The late 1800’s was a vital period in America in which the first forms of major industry were formed. Industrialization is the process of replacing human labor with machines (Lecture, 9/10). Prior to large-scale companies, the free market system depended on supply and demand for the prices of goods. This meant that the prices were generally higher and about half of the population were self-employed. This would all change, as the enormous industries would dominate the market.
Large corporations removed independence in the workplace. Machines replaced labor and allowed for mass production. The ability to produce enormous amount of one product often forced factories to close for several months of the year. This was because they produced the product so quickly that they could not sell it fast enough and were forced to close until the demand was present again. The prices for necessities dropped and eliminated small family owned businesses. These machines de-skilled work and allowed any person to be hired and paid significantly lower wages. Every worker became an object that could be replaced, especially children. Families had no choice but to send their children to work in factories that were dangerous. This eliminated education of children amongst the poor population. Children were used to untangle looms, fix machinery in small places and in many cases would loose a hand or foot. These factories did not care and would replace them with another child in a flash. These workers thought that they should go on strike to get higher wages, better working conditions, and better treatment. The corporations quickly replaced them with the hundreds of thousands of people waiting to get a factory job.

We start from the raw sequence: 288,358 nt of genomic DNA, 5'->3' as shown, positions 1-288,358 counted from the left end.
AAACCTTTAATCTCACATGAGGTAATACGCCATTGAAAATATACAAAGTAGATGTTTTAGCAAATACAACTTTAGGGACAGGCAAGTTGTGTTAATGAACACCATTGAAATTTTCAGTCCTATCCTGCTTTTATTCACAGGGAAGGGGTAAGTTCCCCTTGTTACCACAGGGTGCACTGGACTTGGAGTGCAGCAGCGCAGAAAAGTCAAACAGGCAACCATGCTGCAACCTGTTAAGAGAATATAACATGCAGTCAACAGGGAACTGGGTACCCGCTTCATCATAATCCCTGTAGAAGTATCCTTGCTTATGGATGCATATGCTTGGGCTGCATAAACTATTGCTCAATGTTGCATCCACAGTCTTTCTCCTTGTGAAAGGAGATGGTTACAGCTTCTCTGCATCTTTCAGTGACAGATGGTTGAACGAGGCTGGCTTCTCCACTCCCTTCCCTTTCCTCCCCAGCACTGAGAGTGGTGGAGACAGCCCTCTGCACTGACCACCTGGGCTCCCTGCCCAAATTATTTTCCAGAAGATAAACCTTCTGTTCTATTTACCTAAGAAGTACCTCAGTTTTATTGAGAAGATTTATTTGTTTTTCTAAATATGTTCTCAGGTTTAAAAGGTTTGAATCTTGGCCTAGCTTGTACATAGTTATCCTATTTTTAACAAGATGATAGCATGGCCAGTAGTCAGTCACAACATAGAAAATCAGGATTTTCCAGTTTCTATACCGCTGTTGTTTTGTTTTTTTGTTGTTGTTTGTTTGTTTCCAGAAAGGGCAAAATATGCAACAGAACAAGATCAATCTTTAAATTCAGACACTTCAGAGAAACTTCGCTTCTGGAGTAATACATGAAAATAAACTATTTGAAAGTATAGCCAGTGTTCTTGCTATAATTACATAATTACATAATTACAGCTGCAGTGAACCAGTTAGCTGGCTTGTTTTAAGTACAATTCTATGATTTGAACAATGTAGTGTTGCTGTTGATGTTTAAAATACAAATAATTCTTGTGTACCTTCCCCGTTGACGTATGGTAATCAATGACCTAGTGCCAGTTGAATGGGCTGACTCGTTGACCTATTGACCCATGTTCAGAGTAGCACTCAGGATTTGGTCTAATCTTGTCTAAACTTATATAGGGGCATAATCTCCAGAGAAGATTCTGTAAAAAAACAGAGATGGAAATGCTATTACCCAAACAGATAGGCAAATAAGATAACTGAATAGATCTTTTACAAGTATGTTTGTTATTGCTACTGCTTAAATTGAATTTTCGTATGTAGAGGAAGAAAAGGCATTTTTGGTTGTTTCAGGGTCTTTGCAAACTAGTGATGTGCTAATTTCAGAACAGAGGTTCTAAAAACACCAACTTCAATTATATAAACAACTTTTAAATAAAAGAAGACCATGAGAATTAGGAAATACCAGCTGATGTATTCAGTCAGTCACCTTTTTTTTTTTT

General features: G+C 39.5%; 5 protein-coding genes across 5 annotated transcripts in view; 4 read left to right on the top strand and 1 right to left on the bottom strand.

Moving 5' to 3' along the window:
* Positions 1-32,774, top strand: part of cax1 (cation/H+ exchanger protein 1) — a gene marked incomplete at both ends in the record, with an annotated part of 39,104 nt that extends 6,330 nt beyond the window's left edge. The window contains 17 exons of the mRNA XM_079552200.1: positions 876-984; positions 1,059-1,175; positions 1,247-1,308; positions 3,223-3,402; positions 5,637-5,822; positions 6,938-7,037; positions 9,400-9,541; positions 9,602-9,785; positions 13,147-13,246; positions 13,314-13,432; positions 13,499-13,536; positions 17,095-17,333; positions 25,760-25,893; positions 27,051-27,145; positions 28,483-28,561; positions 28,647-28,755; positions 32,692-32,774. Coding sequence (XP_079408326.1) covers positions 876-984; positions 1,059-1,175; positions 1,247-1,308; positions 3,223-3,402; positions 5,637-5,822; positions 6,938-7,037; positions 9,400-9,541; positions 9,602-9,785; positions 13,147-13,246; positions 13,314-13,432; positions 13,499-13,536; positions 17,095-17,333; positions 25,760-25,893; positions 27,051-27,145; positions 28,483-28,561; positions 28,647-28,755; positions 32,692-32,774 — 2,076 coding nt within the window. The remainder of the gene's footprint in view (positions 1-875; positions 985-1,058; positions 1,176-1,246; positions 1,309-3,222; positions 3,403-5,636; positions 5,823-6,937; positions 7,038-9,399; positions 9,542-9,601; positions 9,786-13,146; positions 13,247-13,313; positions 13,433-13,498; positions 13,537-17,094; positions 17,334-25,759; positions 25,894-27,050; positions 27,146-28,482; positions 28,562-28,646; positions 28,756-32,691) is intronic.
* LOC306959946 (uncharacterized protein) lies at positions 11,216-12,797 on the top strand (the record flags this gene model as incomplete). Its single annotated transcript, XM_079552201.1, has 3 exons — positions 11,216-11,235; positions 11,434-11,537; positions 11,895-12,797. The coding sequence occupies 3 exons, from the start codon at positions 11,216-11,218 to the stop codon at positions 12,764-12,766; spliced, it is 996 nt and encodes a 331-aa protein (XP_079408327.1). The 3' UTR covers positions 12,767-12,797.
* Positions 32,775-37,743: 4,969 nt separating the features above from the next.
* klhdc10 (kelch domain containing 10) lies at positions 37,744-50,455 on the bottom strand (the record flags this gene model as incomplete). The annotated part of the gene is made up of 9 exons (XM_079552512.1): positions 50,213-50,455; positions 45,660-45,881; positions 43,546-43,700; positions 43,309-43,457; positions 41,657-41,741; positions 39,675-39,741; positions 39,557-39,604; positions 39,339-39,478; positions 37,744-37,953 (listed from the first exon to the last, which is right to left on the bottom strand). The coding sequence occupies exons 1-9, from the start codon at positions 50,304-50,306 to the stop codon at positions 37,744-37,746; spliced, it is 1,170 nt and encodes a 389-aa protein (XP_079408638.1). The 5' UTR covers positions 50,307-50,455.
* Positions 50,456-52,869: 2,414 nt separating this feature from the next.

The necessity for money triggered many to flock to cities that previously lived in the country as farmers or in other countries. The vast movement caused rapid overcrowding of cities. Millions of immigrants new to America lived in horrid living conditions where disease spread fast, and there was merely not enough room to live. The development of slums caused segregation within the cities as well as allowing disease to spread faster and easier than ever. The slums were not the cheapest housing, but when immigrants came to the country, they did not know anyone and would generally stick with people emigrating from the same countries as themselves. This poor quality of life forced between 25%-35% of immigrants to return home (Lecture, 9/17). For those fortunate enough to not reside in the slums, they wanted to stay far away from them. The upper class men created communities in which tenants needed to sign an agreement stating they would not sub-let their apartment or bring pets and various other rules governed. The wealthy population was often involved in politics where they used people’s poverty to their advantage. They often offered goods in exchange for votes and would have people put on costumes to vote more than once and keep providing them with more goods (Lecture, 9/24).
Jacob Rills stated that slums are the result of the environment and not the factories. He helped pass the New York State Tenement Act of 1901 banning tenements, requiring windows, courtyards, bathrooms, and fire safety (Lecture, 9/24). With this, George Waring established a citywide cleaning system while filtration of water was under way. By 1909, 78% of city residents had sewers and disease dropped 20% (Lecture, 9/24).
Some believed that immigrants were poor because of their socioeconomic background. Jane Addams in 1889 established the Hull House in Chicago that helped immigrants adapt to the American society. They assisted children, provided food, clothes and most important housing. By 1910, there were over 400 nationwide. This same group battled against prostitution, gambling and drinking (Lecture, 9/24).
Other groups believed that cities were negatively affected because immigrants were inferior to